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Easy chair

Biter: The little-known habits of easy chairs

By Traci Vogel

FOR DECADES, the migratory habits of the North American Chairus easius have been shrouded in mystery. Why do single members of the species appear on street corners in greater numbers during the springtime? Why do so many of them grow coats in neutral colors like brown, and what do the strange spots on mature specimens signify? Finally, once they emerge from their infant nesting grounds, where do these creatures go?

Thanks to a propitious grant from UC-Berkeley, a theory is beginning to emerge. The controversial results of this study have just been published, and the implications are reverberating across the scientific community.

Beginning in 1999, a small enclave of easy chairs was captured and tagged for this study, and the creatures' movements were tracked with the help of satellite photography. Employing sophisticated statistical analysis, the following migratory behaviors, determined to be those most common to the larger group, have been graphed. The study group included several examples of the most wide-ranging of easy chairs, commonly known as the light brown La-Z-Boy (C. easius), as well as two other species, classed as C. iIkeaus and C. wingbackus.


Here, a robust specimen of C. iIkeaus is caught leaving what is thought to be its nesting ground. This rare photograph show us that the animals are born with the characteristic plump cushioning once thought to be a product of diet.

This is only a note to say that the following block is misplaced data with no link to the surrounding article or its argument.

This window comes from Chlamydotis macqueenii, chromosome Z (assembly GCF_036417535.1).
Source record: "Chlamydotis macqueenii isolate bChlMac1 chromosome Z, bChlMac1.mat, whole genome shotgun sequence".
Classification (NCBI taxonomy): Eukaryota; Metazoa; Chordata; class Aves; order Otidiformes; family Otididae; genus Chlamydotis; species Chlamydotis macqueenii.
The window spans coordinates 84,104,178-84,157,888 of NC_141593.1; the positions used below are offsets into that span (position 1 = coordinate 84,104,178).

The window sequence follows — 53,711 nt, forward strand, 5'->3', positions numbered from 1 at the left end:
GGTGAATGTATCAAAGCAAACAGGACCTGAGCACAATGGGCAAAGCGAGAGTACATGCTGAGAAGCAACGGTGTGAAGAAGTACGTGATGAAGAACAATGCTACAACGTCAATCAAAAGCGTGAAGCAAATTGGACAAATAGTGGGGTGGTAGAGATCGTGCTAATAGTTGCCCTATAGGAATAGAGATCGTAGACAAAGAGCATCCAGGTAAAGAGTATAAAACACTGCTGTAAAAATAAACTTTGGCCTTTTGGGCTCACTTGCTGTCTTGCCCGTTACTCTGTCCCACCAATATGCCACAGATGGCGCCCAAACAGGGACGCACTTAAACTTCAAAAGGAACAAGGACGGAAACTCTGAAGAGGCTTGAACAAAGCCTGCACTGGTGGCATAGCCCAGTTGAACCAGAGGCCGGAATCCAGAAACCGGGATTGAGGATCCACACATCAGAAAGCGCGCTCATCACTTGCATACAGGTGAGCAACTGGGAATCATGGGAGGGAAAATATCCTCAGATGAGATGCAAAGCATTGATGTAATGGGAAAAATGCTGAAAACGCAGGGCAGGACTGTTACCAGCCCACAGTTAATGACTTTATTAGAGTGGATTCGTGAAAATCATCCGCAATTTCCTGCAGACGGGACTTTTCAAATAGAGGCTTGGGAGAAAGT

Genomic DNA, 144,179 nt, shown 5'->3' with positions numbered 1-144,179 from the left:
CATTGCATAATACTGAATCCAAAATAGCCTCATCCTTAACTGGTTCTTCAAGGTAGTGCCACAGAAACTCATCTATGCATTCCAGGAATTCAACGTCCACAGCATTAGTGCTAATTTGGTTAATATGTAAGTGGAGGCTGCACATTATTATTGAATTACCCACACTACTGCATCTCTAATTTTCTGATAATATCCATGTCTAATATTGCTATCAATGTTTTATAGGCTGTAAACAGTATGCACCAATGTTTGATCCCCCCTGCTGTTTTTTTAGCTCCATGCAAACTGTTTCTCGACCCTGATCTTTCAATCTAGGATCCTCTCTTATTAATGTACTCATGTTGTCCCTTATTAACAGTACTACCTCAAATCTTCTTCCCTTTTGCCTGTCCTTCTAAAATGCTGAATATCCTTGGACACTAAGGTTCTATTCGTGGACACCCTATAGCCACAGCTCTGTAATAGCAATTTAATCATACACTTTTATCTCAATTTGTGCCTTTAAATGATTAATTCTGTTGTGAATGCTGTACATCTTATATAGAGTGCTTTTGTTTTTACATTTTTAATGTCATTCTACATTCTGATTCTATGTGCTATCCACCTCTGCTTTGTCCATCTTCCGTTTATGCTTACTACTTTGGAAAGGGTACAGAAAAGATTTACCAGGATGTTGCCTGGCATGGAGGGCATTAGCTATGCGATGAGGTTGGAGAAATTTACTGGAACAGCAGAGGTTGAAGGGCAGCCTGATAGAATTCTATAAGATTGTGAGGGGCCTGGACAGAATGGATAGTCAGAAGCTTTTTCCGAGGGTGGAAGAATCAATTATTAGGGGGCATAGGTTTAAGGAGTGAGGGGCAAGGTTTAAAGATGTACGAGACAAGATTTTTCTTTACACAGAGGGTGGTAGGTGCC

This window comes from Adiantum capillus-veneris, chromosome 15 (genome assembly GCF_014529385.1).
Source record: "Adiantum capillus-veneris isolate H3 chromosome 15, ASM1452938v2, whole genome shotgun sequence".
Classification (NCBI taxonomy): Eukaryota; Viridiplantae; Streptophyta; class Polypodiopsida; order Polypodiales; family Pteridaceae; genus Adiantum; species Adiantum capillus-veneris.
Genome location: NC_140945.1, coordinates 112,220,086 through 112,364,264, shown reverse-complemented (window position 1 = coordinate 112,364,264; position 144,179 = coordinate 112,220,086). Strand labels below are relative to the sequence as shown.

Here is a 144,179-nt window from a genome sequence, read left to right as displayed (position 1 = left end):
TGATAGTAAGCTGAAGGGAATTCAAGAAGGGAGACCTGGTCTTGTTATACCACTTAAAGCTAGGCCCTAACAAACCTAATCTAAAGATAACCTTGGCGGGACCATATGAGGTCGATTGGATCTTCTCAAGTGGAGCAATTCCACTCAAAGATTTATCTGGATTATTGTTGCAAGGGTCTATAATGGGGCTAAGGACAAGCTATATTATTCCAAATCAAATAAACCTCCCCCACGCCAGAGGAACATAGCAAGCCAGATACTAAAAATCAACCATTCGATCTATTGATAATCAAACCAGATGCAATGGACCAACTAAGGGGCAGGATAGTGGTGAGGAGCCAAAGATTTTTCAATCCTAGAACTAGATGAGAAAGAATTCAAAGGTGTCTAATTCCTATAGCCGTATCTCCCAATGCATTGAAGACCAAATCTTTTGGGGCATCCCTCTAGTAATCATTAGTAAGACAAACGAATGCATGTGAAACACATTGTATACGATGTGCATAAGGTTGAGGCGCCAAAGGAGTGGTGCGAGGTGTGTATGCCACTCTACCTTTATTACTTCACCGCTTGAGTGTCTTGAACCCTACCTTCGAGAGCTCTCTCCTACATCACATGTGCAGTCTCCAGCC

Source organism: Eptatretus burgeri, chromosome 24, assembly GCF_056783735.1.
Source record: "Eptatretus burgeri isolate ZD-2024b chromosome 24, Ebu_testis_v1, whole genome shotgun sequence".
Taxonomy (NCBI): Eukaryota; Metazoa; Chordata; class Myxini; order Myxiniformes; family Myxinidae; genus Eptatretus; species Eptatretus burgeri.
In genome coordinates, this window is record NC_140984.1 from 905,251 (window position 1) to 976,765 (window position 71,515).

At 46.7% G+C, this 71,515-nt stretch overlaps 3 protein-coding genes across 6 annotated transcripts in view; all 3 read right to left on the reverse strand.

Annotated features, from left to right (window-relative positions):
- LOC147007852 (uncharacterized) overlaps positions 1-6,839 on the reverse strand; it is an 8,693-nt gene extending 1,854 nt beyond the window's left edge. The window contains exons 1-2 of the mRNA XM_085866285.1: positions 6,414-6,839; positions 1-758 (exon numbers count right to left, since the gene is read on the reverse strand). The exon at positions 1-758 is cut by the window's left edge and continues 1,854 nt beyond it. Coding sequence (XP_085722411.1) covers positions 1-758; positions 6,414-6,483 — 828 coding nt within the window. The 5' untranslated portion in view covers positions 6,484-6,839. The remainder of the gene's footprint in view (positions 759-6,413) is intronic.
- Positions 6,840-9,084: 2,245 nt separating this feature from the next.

A member of C. easius consorts with others of its kind, perhaps engaged in a mating ritual or other act of social ordering. The animal will remain in this habitat until some signal or instinct, little understood by scientists, compels it to move on to its next stage of existence.


Although the meaning of the markings caught on film here are not fully understood, they appear to indicate that the specimen is entering the next stage of maturity. After this, individual animals are sometimes tracked inexplicably leaving the birth group altogether, while other times they will be accepted into another group, albeit at a lower social status.


Here, an older rogue C. wingbackus is shown exhibiting marked aggressive behavior, at a stage when it is no longer sexually viable and has fallen from its previous alpha status.


Cut off from others of its kind, C. wingbackus embarks on the final phase of its life cycle. (Note the characteristic mature spotted coat.) This particular specimen covered a distance of 7.3 kilometers during the study period--evidence that the spindly appearance of the animals' legs can be deceiving.


Life--and death--can be difficult for the North American C. lazius, but the cycle will begin again next season, as the suburbs renew their furnishings.

David Hasselhoff


SAN JOSE--At a press conference held late last night, officials at Knight Ridder, the publishing conglomerate of more than 40 daily newspapers, admitted their 20-year attempt to capitalize on a subconscious association with the '80s-era television show Knight Rider had been a complete and utter failure.